The number of homeless people in the U.S. shrank from 2012 to 2013, according to a large government study that found the number of veterans and others who are homeless declined for the third straight year. But homeless numbers rose in New York and other states, according to the Department of Housing and Urban Development.
The study also found that nearly 20 percent of homeless people were in either New York City (11 percent of the U.S. total) or Los Angeles (9 percent).
Originally published on Thu November 21, 2013 4:57 pm
Should a pregnant woman whose behavior has been deemed dangerous to her fetus be legally punished or forced into medical procedures against her will? A study released earlier this year found hundreds of cases across the country where pregnant women were arrested and incarcerated, detained in mental institutions and drug treatment programs, or subject to forced medical interventions, including surgery.
Just as the food stamp program has been hit with funding cuts, a small study out of Harvard has found that the program isn't doing enough to ensure that its participants get a complete and nutritious diet.
The researchers wanted to find out how much the benefits provided through the Supplemental Nutrition Assistance Program, a critical source of food aid for 47 million needy Americans, improved individuals' food security.
Originally published on Thu November 21, 2013 3:20 pm
Understanding you exist as a person happens a lot sooner than you might think.
A study involving 40 cute, pudgy babies found that they were aware of their bodies — and even displayed a sense of ownership of them — less than two days after being born.
Both of those qualities are key ingredients in realizing your own existence, says the study's lead author, Maria Laura Filippetti, a doctoral candidate specializing in cognitive development at Birkbeck College, University of London.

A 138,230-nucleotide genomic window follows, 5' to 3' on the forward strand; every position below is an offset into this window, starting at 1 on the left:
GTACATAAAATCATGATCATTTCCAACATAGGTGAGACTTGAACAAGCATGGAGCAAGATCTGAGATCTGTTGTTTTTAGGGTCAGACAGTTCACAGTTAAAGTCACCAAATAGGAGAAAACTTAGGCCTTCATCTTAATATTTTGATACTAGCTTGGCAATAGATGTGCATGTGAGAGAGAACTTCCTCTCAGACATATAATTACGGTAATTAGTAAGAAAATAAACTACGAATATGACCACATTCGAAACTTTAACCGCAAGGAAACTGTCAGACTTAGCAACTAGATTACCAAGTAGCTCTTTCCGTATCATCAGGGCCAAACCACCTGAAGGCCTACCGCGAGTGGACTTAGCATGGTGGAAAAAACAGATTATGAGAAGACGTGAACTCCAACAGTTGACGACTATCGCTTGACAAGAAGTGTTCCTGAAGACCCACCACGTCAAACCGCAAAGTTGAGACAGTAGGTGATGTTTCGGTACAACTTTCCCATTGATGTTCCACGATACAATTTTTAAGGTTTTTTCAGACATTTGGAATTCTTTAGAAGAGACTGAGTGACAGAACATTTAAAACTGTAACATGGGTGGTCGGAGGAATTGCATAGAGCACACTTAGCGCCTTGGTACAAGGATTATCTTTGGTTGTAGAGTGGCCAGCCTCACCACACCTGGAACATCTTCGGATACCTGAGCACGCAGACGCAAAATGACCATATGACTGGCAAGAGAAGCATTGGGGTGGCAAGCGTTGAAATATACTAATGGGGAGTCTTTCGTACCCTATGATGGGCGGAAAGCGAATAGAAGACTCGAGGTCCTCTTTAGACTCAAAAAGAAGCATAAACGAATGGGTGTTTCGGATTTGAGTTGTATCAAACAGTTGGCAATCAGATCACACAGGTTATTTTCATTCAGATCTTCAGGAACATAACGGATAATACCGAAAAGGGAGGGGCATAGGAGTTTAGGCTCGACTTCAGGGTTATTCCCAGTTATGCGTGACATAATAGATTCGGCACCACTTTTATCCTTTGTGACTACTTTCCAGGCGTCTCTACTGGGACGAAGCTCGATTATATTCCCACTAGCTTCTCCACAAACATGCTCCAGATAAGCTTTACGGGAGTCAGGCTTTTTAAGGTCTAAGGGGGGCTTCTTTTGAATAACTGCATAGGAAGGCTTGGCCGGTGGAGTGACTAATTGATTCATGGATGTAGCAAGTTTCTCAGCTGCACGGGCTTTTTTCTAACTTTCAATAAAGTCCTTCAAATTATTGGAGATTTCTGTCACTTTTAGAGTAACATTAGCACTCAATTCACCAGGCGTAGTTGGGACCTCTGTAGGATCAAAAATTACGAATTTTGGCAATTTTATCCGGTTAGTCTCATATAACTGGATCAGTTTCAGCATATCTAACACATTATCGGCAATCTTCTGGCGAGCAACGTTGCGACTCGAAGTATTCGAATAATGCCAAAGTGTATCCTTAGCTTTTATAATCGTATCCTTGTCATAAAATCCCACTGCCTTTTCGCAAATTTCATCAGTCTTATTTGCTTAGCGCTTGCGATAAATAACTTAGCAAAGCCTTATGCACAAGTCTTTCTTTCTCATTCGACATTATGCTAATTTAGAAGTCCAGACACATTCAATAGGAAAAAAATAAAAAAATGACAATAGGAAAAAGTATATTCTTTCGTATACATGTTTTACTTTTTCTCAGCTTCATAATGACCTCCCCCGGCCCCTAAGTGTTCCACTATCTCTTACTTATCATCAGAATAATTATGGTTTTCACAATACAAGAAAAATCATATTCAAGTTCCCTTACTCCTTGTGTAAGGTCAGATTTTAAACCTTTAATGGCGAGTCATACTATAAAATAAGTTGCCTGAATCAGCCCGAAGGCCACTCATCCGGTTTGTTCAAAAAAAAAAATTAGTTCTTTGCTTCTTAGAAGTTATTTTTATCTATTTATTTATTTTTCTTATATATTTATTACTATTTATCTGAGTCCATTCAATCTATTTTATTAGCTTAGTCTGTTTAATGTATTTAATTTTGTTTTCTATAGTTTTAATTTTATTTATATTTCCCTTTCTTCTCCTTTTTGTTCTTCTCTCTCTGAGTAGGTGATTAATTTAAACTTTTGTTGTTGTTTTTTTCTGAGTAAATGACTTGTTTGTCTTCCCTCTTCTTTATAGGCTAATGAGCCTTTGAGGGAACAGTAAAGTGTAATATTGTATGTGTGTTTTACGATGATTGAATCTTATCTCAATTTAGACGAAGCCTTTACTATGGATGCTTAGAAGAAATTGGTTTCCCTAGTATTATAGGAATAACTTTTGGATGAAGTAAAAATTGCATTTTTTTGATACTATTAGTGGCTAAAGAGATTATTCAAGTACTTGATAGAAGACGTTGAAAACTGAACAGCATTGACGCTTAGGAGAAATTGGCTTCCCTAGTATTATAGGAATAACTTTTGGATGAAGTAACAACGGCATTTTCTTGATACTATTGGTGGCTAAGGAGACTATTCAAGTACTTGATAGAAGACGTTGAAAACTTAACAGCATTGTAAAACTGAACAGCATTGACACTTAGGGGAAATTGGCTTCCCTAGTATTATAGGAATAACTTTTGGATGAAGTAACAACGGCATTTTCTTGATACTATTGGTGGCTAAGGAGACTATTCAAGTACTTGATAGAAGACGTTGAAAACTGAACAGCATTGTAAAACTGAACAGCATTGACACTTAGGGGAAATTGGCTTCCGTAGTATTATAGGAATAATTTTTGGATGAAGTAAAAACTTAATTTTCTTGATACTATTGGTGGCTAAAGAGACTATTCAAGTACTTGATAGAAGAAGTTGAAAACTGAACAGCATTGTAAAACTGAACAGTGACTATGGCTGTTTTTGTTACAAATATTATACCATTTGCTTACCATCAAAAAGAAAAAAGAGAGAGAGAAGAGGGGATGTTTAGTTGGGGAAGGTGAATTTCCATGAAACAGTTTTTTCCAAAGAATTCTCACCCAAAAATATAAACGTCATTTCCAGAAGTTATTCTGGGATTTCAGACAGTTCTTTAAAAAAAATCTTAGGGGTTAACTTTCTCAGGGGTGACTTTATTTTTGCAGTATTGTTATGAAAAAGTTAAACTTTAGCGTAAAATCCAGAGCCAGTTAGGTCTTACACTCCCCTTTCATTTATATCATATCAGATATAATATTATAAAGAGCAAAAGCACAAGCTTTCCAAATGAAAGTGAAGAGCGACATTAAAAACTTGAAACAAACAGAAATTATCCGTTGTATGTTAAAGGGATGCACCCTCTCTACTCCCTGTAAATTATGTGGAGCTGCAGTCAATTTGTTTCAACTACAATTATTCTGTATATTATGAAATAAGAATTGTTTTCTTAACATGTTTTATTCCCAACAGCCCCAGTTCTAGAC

Originally published on Thu November 21, 2013 2:09 pm
(We added to the top of this post at 2:08 p.m. ET.)
There was high drama Thursday on the floor of the Senate as Democrats significantly changed the way business in the chamber is done.
In what Republicans cast as a "power grab" but Democrats defended as a way to break gridlock, the Senate's rules were changed to make it much more difficult for a minority of the members to hold up action on key presidential nominees.
Most of us — scientists and animal lovers alike — agree by now that chimpanzees and elephants, birds and bunnies, dolphins and dogs may all feel love and joy and grief.
When stories of animal emotion go viral, as recently happened with two inseparable dog brothers, one of whom acts as a seeing-eye dog for the other, we share them not because we're knocked out with surprise by what animals feel but because we're touched and uplifted.
This is TELL ME MORE from NPR News. I'm Celeste Headlee. Michel Martin is away. Coming up, journalist Paul Salopek started walking a while ago. He'll keep walking for seven years. He's following the development of mankind from Ethiopia all the way to the bottom of South America. And we'll talk about how students in cities across the U.S. are falling in his footsteps. That's in a few minutes.
A very disturbing story is emerging from the U.K.:
-- "Two people have been arrested as part of an investigation into slavery and domestic servitude at a house in London sparked by a report on Sky News. The inquiry was launched after one of three alleged victims told a charity she had been held against her will for more than 30 years." (Sky News)
Originally published on Thu November 21, 2013 11:55 am
By a 14-8 vote that saw three Republicans join 11 Democrats in saying "aye," the Senate Banking Committee on Thursday morning approved the nomination of Janet Yellen to be the next head of the Federal Reserve.
Originally published on Thu November 21, 2013 1:49 pm
Parents who have a child struggling with serious mental illness live in fear that the worst will happen.
The apparent suicide of a young man in Virginia after he allegedly attacked his father, a state senator, shows how difficult it can be for families to get help in the midst of a mental health crisis.
The recession brought deep cuts in states' spending on mental health. The reductions made it harder for people to get help before they're in crisis, mental health advocates say, and even harder to find a hospital bed in an emergency.